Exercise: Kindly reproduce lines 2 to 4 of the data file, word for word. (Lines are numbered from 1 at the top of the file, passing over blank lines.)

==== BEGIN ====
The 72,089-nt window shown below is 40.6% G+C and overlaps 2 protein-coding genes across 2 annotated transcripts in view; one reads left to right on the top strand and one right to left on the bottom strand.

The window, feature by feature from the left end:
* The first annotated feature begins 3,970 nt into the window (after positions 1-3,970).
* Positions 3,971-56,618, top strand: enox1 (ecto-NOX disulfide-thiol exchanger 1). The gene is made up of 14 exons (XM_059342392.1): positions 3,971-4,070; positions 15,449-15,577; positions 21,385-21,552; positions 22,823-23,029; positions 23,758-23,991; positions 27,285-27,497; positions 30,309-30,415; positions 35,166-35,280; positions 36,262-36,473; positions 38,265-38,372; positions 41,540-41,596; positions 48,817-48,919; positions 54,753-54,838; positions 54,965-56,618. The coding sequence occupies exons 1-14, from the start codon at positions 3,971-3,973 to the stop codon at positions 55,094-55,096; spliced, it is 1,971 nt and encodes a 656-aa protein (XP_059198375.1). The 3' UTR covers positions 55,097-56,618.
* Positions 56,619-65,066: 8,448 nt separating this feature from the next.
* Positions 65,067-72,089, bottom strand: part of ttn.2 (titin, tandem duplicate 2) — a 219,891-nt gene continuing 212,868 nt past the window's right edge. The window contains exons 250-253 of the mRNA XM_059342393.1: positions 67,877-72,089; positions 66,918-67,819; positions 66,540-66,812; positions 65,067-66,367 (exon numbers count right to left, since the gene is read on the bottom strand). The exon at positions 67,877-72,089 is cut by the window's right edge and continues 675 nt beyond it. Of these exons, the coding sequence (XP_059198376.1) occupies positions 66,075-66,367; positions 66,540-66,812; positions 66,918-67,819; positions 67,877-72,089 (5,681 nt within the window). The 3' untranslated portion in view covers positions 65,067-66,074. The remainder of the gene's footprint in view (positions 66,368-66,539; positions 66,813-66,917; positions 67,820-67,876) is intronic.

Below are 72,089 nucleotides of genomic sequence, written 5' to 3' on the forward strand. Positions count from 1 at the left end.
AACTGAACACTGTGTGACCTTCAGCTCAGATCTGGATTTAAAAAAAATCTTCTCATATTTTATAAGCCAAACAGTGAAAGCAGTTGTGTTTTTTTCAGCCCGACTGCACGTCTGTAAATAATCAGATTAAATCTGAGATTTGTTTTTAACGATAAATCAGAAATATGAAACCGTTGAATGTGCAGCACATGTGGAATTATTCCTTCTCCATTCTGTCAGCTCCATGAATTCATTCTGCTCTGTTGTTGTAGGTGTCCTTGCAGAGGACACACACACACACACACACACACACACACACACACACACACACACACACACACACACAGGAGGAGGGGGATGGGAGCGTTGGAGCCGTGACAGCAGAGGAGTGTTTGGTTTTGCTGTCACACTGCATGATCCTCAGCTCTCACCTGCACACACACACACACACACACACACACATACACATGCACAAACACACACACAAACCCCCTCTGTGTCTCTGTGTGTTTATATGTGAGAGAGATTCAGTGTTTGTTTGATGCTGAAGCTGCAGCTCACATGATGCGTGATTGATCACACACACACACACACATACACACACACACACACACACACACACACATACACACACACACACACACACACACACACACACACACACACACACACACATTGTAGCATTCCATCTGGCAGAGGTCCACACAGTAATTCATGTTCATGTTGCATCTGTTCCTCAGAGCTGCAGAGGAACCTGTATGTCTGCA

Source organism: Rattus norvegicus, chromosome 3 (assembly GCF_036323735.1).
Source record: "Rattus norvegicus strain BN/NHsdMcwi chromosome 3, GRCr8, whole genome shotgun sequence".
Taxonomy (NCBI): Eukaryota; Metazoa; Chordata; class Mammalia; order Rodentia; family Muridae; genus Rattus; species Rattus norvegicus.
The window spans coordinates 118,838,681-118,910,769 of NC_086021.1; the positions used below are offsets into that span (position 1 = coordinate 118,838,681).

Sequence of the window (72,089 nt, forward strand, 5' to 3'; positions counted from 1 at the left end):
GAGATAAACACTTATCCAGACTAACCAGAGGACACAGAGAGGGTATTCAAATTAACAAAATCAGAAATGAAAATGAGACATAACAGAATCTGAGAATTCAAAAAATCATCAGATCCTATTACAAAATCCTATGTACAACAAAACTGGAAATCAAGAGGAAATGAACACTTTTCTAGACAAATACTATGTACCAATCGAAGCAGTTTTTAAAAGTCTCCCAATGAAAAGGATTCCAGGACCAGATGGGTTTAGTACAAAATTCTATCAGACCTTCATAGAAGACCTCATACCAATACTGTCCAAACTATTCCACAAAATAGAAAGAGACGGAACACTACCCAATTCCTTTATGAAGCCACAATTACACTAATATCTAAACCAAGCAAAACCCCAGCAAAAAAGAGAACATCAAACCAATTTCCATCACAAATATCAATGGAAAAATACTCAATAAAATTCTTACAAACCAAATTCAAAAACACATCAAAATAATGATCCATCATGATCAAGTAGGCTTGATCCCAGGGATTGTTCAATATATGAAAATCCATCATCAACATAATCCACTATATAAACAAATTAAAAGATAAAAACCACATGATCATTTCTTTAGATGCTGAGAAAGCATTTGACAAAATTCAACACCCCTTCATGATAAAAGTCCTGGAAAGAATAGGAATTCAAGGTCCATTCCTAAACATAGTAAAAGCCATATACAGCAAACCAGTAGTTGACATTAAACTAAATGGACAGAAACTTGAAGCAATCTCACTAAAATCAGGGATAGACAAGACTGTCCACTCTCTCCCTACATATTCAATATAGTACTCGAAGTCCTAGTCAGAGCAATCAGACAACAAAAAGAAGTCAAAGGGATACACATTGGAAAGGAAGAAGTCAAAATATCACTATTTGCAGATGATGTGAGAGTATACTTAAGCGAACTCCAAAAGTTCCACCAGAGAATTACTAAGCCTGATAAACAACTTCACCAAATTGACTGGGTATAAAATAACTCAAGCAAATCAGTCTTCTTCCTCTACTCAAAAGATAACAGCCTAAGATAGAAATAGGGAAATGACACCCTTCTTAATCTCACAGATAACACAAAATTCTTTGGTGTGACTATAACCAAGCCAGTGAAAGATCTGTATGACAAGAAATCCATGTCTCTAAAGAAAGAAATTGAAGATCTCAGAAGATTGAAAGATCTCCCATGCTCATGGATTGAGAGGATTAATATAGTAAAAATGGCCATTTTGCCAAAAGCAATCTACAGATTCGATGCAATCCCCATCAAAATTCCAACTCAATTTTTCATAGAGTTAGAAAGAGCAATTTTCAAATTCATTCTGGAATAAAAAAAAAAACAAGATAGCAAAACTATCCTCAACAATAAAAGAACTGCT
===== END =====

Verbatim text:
The window, feature by feature from the left end:
* The first annotated feature begins 3,970 nt into the window (after positions 1-3,970).
* Positions 3,971-56,618, top strand: enox1 (ecto-NOX disulfide-thiol exchanger 1). The gene is made up of 14 exons (XM_059342392.1): positions 3,971-4,070; positions 15,449-15,577; positions 21,385-21,552; positions 22,823-23,029; positions 23,758-23,991; positions 27,285-27,497; positions 30,309-30,415; positions 35,166-35,280; positions 36,262-36,473; positions 38,265-38,372; positions 41,540-41,596; positions 48,817-48,919; positions 54,753-54,838; positions 54,965-56,618. The coding sequence occupies exons 1-14, from the start codon at positions 3,971-3,973 to the stop codon at positions 55,094-55,096; spliced, it is 1,971 nt and encodes a 656-aa protein (XP_059198375.1). The 3' UTR covers positions 55,097-56,618.